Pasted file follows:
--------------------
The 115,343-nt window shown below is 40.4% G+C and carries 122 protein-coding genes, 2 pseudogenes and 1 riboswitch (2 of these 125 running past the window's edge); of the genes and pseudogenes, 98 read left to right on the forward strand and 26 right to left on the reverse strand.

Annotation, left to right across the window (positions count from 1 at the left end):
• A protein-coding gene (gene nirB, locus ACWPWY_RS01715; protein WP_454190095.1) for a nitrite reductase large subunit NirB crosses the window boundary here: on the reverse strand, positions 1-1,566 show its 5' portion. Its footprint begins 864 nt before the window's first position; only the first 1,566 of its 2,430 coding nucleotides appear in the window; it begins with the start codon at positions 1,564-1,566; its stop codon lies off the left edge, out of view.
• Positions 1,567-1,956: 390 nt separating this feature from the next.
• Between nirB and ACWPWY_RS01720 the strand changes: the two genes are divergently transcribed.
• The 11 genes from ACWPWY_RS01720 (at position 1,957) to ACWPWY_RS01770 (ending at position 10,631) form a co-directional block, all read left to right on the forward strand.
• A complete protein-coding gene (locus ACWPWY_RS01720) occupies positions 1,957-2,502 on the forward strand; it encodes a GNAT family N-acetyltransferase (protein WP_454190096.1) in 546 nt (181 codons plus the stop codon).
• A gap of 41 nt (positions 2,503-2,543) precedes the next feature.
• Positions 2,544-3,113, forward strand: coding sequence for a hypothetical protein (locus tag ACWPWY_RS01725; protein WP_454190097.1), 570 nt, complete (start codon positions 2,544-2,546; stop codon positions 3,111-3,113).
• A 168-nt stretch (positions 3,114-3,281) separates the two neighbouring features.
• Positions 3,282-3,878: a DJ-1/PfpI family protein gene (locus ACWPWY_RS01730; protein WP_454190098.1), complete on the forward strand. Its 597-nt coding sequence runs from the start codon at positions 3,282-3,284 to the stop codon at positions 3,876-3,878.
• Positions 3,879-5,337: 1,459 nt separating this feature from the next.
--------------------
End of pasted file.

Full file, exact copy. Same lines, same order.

The 115,343-nt window shown below is 40.4% G+C and carries 122 protein-coding genes, 2 pseudogenes and 1 riboswitch (2 of these 125 running past the window's edge); of the genes and pseudogenes, 98 read left to right on the forward strand and 26 right to left on the reverse strand.

Annotation, left to right across the window (positions count from 1 at the left end):
• A protein-coding gene (gene nirB, locus ACWPWY_RS01715; protein WP_454190095.1) for a nitrite reductase large subunit NirB crosses the window boundary here: on the reverse strand, positions 1-1,566 show its 5' portion. Its footprint begins 864 nt before the window's first position; only the first 1,566 of its 2,430 coding nucleotides appear in the window; it begins with the start codon at positions 1,564-1,566; its stop codon lies off the left edge, out of view.
• Positions 1,567-1,956: 390 nt separating this feature from the next.
• Between nirB and ACWPWY_RS01720 the strand changes: the two genes are divergently transcribed.
• The 11 genes from ACWPWY_RS01720 (at position 1,957) to ACWPWY_RS01770 (ending at position 10,631) form a co-directional block, all read left to right on the forward strand.
• A complete protein-coding gene (locus ACWPWY_RS01720) occupies positions 1,957-2,502 on the forward strand; it encodes a GNAT family N-acetyltransferase (protein WP_454190096.1) in 546 nt (181 codons plus the stop codon).
• A gap of 41 nt (positions 2,503-2,543) precedes the next feature.
• Positions 2,544-3,113, forward strand: coding sequence for a hypothetical protein (locus tag ACWPWY_RS01725; protein WP_454190097.1), 570 nt, complete (start codon positions 2,544-2,546; stop codon positions 3,111-3,113).
• A 168-nt stretch (positions 3,114-3,281) separates the two neighbouring features.
• Positions 3,282-3,878: a DJ-1/PfpI family protein gene (locus ACWPWY_RS01730; protein WP_454190098.1), complete on the forward strand. Its 597-nt coding sequence runs from the start codon at positions 3,282-3,284 to the stop codon at positions 3,876-3,878.
• Positions 3,879-5,337: 1,459 nt separating this feature from the next.